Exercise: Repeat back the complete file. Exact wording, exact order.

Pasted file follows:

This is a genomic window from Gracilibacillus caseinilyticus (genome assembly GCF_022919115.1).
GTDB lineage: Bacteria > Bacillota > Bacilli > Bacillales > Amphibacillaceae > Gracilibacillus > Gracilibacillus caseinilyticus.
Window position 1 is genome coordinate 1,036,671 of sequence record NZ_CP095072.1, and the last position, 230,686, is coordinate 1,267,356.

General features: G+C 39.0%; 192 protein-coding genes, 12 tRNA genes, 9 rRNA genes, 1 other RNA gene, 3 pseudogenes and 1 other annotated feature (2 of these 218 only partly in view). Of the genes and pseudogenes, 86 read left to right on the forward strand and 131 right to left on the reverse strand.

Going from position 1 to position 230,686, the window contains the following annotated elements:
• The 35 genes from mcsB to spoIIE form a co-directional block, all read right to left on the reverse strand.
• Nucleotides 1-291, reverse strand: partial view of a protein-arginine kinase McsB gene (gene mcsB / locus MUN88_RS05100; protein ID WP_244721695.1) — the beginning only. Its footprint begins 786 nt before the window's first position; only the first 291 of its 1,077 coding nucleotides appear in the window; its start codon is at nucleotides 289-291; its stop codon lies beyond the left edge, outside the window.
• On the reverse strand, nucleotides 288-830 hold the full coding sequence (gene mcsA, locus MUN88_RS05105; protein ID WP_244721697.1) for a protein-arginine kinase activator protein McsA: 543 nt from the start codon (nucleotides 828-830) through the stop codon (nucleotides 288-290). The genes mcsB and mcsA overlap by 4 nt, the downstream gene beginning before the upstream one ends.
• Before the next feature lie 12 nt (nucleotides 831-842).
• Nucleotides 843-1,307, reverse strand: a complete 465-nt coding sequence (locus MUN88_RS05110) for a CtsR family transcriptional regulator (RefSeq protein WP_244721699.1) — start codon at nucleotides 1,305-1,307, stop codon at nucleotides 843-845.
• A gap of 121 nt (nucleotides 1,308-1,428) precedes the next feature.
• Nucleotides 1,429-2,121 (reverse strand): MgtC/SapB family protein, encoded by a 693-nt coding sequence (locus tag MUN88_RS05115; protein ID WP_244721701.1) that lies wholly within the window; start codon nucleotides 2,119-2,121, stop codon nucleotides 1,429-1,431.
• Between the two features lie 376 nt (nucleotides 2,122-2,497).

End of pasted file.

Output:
This is a genomic window from Gracilibacillus caseinilyticus (genome assembly GCF_022919115.1).
GTDB lineage: Bacteria > Bacillota > Bacilli > Bacillales > Amphibacillaceae > Gracilibacillus > Gracilibacillus caseinilyticus.
Window position 1 is genome coordinate 1,036,671 of sequence record NZ_CP095072.1, and the last position, 230,686, is coordinate 1,267,356.

General features: G+C 39.0%; 192 protein-coding genes, 12 tRNA genes, 9 rRNA genes, 1 other RNA gene, 3 pseudogenes and 1 other annotated feature (2 of these 218 only partly in view). Of the genes and pseudogenes, 86 read left to right on the forward strand and 131 right to left on the reverse strand.

Going from position 1 to position 230,686, the window contains the following annotated elements:
• The 35 genes from mcsB to spoIIE form a co-directional block, all read right to left on the reverse strand.
• Nucleotides 1-291, reverse strand: partial view of a protein-arginine kinase McsB gene (gene mcsB / locus MUN88_RS05100; protein ID WP_244721695.1) — the beginning only. Its footprint begins 786 nt before the window's first position; only the first 291 of its 1,077 coding nucleotides appear in the window; its start codon is at nucleotides 289-291; its stop codon lies beyond the left edge, outside the window.
• On the reverse strand, nucleotides 288-830 hold the full coding sequence (gene mcsA, locus MUN88_RS05105; protein ID WP_244721697.1) for a protein-arginine kinase activator protein McsA: 543 nt from the start codon (nucleotides 828-830) through the stop codon (nucleotides 288-290). The genes mcsB and mcsA overlap by 4 nt, the downstream gene beginning before the upstream one ends.
• Before the next feature lie 12 nt (nucleotides 831-842).
• Nucleotides 843-1,307, reverse strand: a complete 465-nt coding sequence (locus MUN88_RS05110) for a CtsR family transcriptional regulator (RefSeq protein WP_244721699.1) — start codon at nucleotides 1,305-1,307, stop codon at nucleotides 843-845.
• A gap of 121 nt (nucleotides 1,308-1,428) precedes the next feature.
• Nucleotides 1,429-2,121 (reverse strand): MgtC/SapB family protein, encoded by a 693-nt coding sequence (locus tag MUN88_RS05115; protein ID WP_244721701.1) that lies wholly within the window; start codon nucleotides 2,119-2,121, stop codon nucleotides 1,429-1,431.
• Between the two features lie 376 nt (nucleotides 2,122-2,497).